Eugene Hung is a talented writer and fierce advocate for women. He recently started a new blog –feministasiandad.com – and we can’t get enough! He graciously let us repost this from his site so we could share it with all of you and spread the word about his inspiring new blog. Check it out and give him […]
On the third Wednesday of each month I set up camp in a conference room at the hospital where I work. I set out water bottles, a tray of cookies, and boxes of tissue. I post signs throughout the hallway, and then sit down and wait. As the clock nears 6:00 pm they start to arrive – the surviving spouses of the hospice patients I have served. Sometimes they smile when they see me, other times they make it through the door just barely, a bewildered and tired look in their eyes.
It seems odd that I, a 29 year old with less than 5 years of marriage under my belt, would be tasked with running a support group for bereaved spouses. In reality I do very little to ease the burden of grief. I give group members permission to talk about their loved ones and their loss. I sit and bear witness; sometimes I have to tell myself to stay and be present, and other times I am captivated and drink in their stories.
The latter was the case with a man who attended my group in March. He was old enough to be my parent and then some, but by far the youngest person in the group. He was also the most reserved.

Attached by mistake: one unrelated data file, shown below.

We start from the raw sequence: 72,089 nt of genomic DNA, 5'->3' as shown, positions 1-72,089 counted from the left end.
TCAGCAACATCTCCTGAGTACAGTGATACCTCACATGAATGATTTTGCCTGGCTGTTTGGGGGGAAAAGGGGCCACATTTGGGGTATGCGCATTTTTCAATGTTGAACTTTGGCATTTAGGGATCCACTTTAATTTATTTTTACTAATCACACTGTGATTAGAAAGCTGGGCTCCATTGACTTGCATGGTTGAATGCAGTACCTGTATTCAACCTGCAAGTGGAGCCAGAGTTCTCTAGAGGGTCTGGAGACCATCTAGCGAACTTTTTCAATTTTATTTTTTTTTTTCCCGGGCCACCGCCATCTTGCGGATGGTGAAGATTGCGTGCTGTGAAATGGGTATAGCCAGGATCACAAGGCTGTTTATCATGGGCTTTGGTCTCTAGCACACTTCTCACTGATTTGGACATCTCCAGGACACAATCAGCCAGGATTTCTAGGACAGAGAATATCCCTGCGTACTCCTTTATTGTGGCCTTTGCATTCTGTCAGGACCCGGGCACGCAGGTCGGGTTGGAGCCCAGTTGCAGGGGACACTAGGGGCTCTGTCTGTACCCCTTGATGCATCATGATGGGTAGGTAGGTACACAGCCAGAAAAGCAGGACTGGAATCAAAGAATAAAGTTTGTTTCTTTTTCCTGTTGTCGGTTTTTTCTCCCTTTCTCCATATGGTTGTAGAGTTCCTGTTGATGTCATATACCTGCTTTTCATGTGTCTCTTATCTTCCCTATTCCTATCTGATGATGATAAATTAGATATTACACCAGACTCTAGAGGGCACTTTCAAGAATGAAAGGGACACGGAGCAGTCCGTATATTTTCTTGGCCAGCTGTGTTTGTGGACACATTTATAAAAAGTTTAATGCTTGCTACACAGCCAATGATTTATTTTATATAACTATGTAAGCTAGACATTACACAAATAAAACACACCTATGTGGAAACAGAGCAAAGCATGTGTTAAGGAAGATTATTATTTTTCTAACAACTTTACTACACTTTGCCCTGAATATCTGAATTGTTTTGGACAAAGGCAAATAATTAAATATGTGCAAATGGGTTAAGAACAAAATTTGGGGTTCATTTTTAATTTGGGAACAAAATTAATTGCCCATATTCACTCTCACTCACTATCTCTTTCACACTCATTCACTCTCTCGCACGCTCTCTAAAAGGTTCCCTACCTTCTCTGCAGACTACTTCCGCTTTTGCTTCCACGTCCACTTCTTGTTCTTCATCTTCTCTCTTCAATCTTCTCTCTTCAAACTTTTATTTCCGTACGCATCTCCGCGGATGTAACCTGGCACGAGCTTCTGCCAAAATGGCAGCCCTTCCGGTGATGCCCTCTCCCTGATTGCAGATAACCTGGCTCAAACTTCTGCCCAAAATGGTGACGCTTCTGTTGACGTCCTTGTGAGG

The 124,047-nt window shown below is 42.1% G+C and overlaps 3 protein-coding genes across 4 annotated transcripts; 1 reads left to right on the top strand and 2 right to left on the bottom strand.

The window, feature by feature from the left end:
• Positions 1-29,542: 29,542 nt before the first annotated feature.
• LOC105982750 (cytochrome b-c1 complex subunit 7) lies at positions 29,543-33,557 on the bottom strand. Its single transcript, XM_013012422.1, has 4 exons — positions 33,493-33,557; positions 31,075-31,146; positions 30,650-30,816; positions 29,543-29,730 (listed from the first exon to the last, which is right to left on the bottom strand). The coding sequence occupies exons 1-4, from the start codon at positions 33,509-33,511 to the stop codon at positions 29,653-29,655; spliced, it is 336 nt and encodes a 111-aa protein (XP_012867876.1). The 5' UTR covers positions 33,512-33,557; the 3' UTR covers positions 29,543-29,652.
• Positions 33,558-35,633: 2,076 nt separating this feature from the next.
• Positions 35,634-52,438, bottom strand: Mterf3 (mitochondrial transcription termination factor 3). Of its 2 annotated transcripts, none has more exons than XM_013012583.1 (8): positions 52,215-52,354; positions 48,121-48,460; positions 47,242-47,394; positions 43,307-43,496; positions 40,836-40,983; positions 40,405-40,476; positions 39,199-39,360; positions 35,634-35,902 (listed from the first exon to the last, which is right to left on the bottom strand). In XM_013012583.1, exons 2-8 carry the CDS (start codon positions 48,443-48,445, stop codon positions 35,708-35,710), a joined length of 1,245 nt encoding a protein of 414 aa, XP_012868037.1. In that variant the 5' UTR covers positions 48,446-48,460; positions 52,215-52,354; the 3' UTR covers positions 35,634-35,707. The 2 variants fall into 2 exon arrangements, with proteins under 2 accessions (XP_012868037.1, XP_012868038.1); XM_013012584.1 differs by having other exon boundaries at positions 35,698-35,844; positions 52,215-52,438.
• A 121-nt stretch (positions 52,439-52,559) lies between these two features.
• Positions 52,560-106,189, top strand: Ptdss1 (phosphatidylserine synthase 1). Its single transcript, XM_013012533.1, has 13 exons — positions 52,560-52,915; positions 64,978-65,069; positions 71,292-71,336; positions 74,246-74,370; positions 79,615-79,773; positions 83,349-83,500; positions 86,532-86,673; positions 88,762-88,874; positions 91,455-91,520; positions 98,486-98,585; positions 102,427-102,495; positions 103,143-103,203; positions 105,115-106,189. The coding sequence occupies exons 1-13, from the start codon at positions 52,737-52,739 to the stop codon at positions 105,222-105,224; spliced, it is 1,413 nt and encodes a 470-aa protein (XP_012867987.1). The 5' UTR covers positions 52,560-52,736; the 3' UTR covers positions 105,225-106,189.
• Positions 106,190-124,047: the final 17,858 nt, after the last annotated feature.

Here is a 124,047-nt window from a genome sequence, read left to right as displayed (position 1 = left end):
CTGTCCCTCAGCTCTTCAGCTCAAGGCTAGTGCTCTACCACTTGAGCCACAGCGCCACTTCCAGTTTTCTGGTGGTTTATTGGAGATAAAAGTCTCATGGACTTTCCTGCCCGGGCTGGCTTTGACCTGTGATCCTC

It’s wedding season! Today Katie Manning shares some creative ways she and her husband, Jon, applied their egalitarian values to the engagement and wedding experience. At the end of the post is a link to our free resource for planning an egalitarian wedding ceremony. Here’s Katie: As my husband and I approach our 12th wedding anniversary, and as we’re attending another round of friends’ weddings this summer, I find myself thinking again about the many ways “traditional” engagements and weddings in the U.S. still rely on symbols and rituals that portray women as property to be exchanged between men.
So to celebrate our anniversary, here are some things that worked for Jon and I when we wanted our engagement and wedding to reflect our egalitarian relationship. THE PROPOSALS – The final “s” in this heading is not a typo. Jon and I had been dating for over two years and knew we wanted to get married. I decided to propose. He needed a new Bible, so I got him one as a Valentine’s Day gift, and inside I placed a homemade bookmark that said some lovely things and concluded, “Will you marry me?” His face was beaming.